Domestication and the Future of Our Own Species – Distance Learning

$3.00

This is a good resource for a class that is starting to discuss the relationship between humans and animals, while also considering some genetics.”We’re still puzzling over the hows and whys of domestication. Advances in animal genetics, both ancient and modern, coupled with new techniques in archae…

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Description

This is a good resource for a class that is starting to discuss the relationship between humans and animals, while also considering some genetics.

“We’re still puzzling over the hows and whys of domestication. Advances in animal genetics, both ancient and modern, coupled with new techniques in archaeology, have illuminated at least some of the mechanisms behind this previously hidden transition. It’s deeply bound up with the origins of the so-called ‘Neolithic revolution’, when humans first turned to farm around 12,000 years ago. But the history of the human relationship to animals and agriculture is now being rewritten. Domestication, it appears, wasn’t a one-way street: new research suggests that species moved from wild to tame multiple times over their history and that human agency played a far smaller role than previously believed. It’s also becoming clearer that, in the millennia we’ve spent changing animal genetics, they’ve been changing us in turn.”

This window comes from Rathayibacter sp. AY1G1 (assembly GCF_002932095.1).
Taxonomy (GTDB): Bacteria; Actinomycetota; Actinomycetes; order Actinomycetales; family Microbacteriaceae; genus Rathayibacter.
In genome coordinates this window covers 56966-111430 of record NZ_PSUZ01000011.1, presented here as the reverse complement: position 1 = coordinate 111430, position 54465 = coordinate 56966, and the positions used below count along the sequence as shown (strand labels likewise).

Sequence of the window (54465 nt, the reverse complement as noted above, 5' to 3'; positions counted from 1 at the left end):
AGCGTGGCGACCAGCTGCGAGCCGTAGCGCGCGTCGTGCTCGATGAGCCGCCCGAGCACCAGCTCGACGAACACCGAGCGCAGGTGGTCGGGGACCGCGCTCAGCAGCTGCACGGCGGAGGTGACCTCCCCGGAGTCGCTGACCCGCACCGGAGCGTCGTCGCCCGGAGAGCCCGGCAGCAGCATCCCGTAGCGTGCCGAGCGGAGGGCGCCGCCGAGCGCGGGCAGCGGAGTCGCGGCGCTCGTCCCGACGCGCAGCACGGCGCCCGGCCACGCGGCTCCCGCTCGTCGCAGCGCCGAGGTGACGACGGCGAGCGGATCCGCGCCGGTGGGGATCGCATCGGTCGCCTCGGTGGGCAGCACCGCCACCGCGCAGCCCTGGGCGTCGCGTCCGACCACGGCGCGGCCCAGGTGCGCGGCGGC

Format:

– 3 Page Fillable PDF for the paperless classroom or easy printing

– Short answer and interpretive questions

– Article link embedded directly in the guide for quick student access

– Article is 5 pages long

– Answer key included

Teaching Time

30 minutes

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✅Tip:

Students using Chromebooks should download the free Chrome app DocHub.

It saves their work in the PDF as they work and has great sharing options including Google Classroom

Description

This is a good resource for a class that is starting to discuss the relationship between humans and animals, while also considering some genetics.”We’re still puzzling over the hows and whys of domestication. Advances in animal genetics, both ancient and modern, coupled with new techniques in archae…

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